MARPOL Annex IV: 

    Regulations on the prevention of pollution by wastewater from ships (September 2003). This AnnexAnnex entered into force on September 27, 2003, focusing on the prevention of wastewater pollution from ships. It consists of 7 chapters and 18 regulations. Chapter 1 provides an overview of MARPOL ANNEX IV and contains three chapters that define the various terms used in this chapter and explain the application of this chapter to different types of vessels. This regulation does not apply to all types of ships. Therefore, there is also a separate “Exceptions” section. Chapter 2 enumerates the need for investigation and certification through five provisions, Rules 4 to 8.

    Regulation 4 deals with inspections carried out on ships covered by this AnnexAnnex. Regulations 4 and 5 provide details regarding the issuance or confirmation of certificates by the Administration and other governments. Regulations 7 and 8 provide details regarding the form, duration, and validity of wastewater pollution prevention certificates.

    Chapter 3 regulates the need for equipment and controls for the discharge of wastewater from ships. Regulation 9 of this chapter details the requirements for ships’ sewage systems, followed by Regulations 10 and 11, which provide standards for the transfer of sewage to port facilities and the discharge of sewage to sea within and beyond specified areas. This relates to the provision of sewerage connections. Chapter 4 consists of two regulations (12 and 13) detailing the requirements for receiving facilities. Regulation 12 requires government agencies to have reception facilities. Regulation 13 lists the requirements for reception facilities for passenger ships in special areas.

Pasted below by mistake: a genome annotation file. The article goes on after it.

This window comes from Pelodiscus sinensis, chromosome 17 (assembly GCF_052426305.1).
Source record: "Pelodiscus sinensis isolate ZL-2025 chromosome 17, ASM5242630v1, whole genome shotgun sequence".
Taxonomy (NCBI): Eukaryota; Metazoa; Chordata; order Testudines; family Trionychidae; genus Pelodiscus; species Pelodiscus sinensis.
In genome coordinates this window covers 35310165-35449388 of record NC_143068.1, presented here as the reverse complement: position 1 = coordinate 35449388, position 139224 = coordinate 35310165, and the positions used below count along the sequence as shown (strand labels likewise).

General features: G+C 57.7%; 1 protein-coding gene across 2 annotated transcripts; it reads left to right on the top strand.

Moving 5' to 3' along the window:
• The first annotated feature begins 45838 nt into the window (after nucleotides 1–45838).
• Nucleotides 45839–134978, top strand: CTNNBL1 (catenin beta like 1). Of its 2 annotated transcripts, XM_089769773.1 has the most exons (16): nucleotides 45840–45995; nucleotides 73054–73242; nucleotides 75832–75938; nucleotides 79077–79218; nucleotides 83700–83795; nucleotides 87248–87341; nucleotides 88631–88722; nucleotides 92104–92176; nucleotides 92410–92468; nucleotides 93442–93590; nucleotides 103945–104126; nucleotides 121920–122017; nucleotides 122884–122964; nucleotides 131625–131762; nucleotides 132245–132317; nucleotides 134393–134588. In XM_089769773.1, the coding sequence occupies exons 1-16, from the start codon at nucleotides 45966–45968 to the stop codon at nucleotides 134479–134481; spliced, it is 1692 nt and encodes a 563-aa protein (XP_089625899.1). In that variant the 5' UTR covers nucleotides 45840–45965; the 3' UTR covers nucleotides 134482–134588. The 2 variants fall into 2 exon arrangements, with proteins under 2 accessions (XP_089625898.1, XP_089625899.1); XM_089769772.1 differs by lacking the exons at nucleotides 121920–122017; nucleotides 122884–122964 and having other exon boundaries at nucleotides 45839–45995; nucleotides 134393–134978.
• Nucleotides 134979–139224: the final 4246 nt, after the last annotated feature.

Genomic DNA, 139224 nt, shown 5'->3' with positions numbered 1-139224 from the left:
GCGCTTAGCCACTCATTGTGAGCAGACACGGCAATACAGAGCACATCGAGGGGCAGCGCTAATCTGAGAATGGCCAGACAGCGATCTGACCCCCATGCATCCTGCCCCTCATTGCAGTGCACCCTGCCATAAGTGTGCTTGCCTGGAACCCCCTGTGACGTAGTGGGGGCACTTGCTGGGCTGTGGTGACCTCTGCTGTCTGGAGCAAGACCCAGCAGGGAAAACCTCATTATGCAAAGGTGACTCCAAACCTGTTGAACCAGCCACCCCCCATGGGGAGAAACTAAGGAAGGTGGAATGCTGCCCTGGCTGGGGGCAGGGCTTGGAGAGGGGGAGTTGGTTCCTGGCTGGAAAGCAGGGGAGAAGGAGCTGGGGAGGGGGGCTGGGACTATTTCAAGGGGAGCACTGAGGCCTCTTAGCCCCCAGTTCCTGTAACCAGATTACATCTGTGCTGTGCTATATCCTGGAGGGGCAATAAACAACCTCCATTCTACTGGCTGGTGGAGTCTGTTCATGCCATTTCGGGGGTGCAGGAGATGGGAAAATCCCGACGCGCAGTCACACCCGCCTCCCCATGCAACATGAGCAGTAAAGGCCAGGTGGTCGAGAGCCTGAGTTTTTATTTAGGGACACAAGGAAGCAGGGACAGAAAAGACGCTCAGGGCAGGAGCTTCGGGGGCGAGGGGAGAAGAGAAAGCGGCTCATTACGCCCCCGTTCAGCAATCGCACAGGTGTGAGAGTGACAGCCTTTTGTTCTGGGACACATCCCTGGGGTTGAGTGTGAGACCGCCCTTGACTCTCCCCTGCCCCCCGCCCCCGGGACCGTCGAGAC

MARPOL Annex V: 

    Regulations on the Prevention of Pollution from Ship Waste (December 1998). This AnnexAnnex addresses waste generated on board ships, including electronic waste and cargo residues, and how to prevent contamination from them. This law was enacted on December 31, 1988, and consisted of three chapters and 14 regulations. Chapter 1 contains the general 31st December MARPOL ANNEX II, which provides “definitions” of various terms used in the chapter under Regulation 1 and provides definitions for various terms used in the chapter under Regulation 1. It consists of 10 rules that describe the application of this chapter. Regulation 2 contains a general prohibition on waste at sea, followed by Regulation 3 on the disposal of waste outside special areas.